If you have a biopsy you may have a small amount of bleeding. This usually stops on its own. If it doesn’t you might need to go into hospital to stop the bleeding.

Sore throat

This is common after having an endoscopy and lasts a few days. Contact the hospital if you have severe pain in your throat, chest or tummy (abdomen).


There is a very small risk that after a biopsy the wound can become infected. If you have a temperature, feel hot and cold or shivery, or feel generally unwell, you should contact your GP.

Damage to teeth

There’s a small chance the endoscope can damage your teeth during the test. The mouth guard helps prevent this from happening.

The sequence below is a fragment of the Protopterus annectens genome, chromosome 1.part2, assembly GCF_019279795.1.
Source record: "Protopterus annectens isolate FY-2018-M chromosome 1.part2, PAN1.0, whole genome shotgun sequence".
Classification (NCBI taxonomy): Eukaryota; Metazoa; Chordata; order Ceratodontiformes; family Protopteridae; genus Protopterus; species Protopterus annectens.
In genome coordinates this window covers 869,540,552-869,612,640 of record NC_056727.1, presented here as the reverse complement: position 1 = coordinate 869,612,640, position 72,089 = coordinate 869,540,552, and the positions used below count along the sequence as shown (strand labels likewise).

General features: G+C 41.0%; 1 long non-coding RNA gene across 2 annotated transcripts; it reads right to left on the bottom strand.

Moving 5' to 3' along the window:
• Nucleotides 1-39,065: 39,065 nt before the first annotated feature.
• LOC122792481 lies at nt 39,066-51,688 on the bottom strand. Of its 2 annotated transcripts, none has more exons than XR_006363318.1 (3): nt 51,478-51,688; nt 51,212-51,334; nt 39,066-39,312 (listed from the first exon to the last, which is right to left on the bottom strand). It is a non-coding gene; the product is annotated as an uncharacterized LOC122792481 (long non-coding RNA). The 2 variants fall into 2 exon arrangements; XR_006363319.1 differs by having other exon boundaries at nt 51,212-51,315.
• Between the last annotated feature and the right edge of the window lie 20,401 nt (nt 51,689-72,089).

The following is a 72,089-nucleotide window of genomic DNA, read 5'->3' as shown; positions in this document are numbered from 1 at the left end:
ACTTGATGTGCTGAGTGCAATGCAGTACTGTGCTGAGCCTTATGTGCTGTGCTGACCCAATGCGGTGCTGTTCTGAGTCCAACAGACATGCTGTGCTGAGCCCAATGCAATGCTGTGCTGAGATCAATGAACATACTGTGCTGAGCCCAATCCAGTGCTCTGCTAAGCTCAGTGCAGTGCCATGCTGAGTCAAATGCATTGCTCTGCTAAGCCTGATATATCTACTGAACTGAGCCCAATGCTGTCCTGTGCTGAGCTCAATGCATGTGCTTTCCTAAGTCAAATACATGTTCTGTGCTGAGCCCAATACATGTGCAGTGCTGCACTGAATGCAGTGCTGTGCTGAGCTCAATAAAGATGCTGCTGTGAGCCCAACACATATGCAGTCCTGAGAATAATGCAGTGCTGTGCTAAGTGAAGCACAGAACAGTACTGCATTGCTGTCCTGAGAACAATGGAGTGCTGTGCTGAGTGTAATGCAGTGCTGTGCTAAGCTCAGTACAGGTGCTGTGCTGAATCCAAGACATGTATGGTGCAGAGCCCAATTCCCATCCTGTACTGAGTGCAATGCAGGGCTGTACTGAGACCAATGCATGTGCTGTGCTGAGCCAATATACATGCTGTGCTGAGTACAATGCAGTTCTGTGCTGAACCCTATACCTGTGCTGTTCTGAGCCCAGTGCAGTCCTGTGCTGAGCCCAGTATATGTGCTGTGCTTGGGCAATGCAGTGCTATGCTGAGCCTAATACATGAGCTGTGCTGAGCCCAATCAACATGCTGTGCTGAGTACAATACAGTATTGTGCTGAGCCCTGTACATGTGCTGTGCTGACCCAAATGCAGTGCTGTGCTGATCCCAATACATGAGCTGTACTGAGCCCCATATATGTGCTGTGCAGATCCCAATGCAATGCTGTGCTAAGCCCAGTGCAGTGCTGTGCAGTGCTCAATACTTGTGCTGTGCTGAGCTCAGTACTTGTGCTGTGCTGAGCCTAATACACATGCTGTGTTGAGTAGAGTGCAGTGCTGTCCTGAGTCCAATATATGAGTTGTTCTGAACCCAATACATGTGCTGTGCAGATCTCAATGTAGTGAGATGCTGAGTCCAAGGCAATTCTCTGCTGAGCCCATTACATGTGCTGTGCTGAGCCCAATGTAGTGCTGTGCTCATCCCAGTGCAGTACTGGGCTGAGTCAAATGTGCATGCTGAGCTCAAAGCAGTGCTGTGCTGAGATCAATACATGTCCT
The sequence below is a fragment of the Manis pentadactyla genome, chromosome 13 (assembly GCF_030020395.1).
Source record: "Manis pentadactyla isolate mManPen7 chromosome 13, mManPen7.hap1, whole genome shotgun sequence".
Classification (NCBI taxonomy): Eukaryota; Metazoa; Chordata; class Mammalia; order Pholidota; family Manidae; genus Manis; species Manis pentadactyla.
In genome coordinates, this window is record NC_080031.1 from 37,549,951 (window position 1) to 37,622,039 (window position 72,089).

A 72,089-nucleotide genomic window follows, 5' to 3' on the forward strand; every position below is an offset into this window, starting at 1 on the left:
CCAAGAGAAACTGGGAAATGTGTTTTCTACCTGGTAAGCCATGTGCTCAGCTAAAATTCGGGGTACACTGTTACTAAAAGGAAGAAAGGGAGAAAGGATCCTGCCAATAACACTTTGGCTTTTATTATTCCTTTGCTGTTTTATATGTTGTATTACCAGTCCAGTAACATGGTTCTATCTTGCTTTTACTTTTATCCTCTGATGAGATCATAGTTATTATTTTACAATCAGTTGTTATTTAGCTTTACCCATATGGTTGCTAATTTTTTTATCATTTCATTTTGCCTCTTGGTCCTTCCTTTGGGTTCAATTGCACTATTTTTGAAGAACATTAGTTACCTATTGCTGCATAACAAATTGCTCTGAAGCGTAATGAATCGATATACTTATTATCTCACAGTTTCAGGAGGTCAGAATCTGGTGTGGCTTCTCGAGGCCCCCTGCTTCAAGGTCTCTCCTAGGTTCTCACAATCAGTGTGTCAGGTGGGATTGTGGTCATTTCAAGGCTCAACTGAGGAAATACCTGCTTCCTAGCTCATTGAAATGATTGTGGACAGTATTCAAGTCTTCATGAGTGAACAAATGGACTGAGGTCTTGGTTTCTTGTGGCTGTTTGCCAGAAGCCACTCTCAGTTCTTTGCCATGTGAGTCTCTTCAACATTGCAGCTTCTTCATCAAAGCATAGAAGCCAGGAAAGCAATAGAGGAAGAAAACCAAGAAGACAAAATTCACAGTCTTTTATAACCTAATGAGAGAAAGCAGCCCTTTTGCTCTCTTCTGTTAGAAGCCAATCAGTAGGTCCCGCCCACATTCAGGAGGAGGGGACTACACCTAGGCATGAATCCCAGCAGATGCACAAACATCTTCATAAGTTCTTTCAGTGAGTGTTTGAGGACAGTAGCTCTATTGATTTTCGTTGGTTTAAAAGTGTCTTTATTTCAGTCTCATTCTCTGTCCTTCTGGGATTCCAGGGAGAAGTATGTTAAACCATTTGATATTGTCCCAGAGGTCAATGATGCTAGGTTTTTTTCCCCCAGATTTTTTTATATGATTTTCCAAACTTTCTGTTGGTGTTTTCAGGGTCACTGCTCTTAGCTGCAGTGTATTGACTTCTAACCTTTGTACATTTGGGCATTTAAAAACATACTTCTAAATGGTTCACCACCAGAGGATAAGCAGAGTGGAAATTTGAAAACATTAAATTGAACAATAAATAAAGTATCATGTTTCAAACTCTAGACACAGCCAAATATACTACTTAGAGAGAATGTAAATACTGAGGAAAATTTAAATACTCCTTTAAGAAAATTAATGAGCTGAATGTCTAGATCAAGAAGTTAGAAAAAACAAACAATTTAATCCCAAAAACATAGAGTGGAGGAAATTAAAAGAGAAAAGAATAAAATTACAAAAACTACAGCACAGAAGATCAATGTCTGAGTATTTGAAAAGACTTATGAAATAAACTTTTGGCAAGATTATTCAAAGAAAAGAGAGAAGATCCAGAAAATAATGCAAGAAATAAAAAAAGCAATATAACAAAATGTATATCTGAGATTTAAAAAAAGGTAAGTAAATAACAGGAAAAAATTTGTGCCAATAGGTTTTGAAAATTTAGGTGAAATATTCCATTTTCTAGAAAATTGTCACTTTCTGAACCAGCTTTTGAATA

Chest infection

There’s a small risk of breathing in spit (secretions) that you would normally swallow. This is because your throat is numb or from the sedation making you sleepy. Your nurse protects your airway by suctioning away any secretions during the procedure. 

Reaction to the sedation

Occasionally sedation can cause problems with your breathing, heart rate and blood pressure. The risks are higher in older people and those with lung or heart problems. Your nurse closely watches you for any problems during the test, so they can treat it quickly.

Tear or hole (perforation)

There’s a very small risk of the endooscope causing a tear in the lining of your oesophagus, stomach or duodenum. You might need an operation to repair this.

Getting your results

You will get some results before you go home. It takes a little longer for your biopsy results. You should get your biopsy results within 1 to 2 weeks, but it may take longer. The specialist doctor at the hospital might give you your results. Or you might see your GP.